So many of us are cooking clean, organic, healthy food and yet, we’re not thinking about the cookware we’re using every day. So in this episode, I’m going to share all of the research I’ve done about this topic so you can start detoxing your pots and pans.
- Bambu (made from bamboo)
- Proteak (made from FSC-certified wood)
- Crate & Barrel (reclaimed teak, FSC-certified)
Listen to the PSA episode here.
Listen to the ORGANIC FOOD episode here.
Listen to the DEODORANT episode here.
Let me start by saying, this episode was a doozy. It took me an entire working day to research, outline and write the bulk of the information I’m about to share, and I still wasn’t able to get to everything. So many of us are cooking clean, organic, healthy food and yet, we’re not thinking about the cookware we’re using every day. So in this episode, I’m going to share all of the research I’ve done about this topic so you can start detoxing your pots and pans.
I will preface this by saying, I do not have a perfect non-toxic kitchen when it comes to cookware. My family spends half of the year in Massachusetts and half of the year in California, and we have renters coming and going, so that’s two kitchens that I’m trying to slowly furnish with better options. It is an ongoing work in progress and I’m telling you this so that you don’t get overwhelmed by this information.
But I am going to start with the one thing that I would recommend changing as soon as you can and that’s the use of conventional non-stick pans. I recently found out that non-stick pans, later coined as “Teflon,” were accidentally discovered by Dr. Roy Plunkett while working with the DuPont company in the 1930s.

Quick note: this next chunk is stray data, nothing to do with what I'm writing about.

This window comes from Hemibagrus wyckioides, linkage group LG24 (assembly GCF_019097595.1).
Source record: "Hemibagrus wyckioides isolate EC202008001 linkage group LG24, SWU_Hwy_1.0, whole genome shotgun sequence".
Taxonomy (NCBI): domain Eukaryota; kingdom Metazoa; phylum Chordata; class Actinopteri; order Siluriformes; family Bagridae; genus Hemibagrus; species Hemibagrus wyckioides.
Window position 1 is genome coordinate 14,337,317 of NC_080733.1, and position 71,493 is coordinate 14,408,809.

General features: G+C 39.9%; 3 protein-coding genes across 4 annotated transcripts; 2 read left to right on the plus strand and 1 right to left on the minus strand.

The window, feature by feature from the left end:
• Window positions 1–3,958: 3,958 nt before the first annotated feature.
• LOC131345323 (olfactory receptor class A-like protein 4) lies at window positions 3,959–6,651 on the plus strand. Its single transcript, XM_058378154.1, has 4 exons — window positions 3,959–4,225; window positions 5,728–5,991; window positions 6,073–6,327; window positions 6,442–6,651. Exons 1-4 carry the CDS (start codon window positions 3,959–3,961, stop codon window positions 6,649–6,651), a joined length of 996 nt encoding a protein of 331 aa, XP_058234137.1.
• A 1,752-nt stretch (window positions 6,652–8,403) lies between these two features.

This coating material, used on pans so that ingredients don’t stick, polytetrafluoroethylene or PTFE material, was first used during WWII to make seals “resistant to the uranium hexafluoride gas used in development of the atomic bomb.” When they discovered its powerful, non-stick properties, they started using it commercially in cookware in the mid-1940s.
Okay, so this coating is atomic bomb resistant, but the other problem with using it for non-stick cookware is that it’s made with an acid called PFOA. These PFOA chemicals have been shown in numerous studies to potentially cause breast cancer, testicular cancer, pancreatic cancer, heart attack, stroke, immune system damage, and pituitary gland damage. It’s so toxic that even the FDA is pressuring manufacturers to phase this chemical out due to its health and environmental concerns. And if you’ve listened to the PSA or Organic Food episodes, you know how I feel about the FDA… it speaks volumes that they’re pressuring the removal of this material.
Okay, so any Teflon or conventional non-stick pots and pans (they’re usually smooth and black in color) should be phased out of your kitchen at your earliest convenience.
Then there is the heavy metal cookware — think aluminum, copper and stainless steel. All have varying degrees of concern and properties you want to be aware of, so let’s start from worst to best.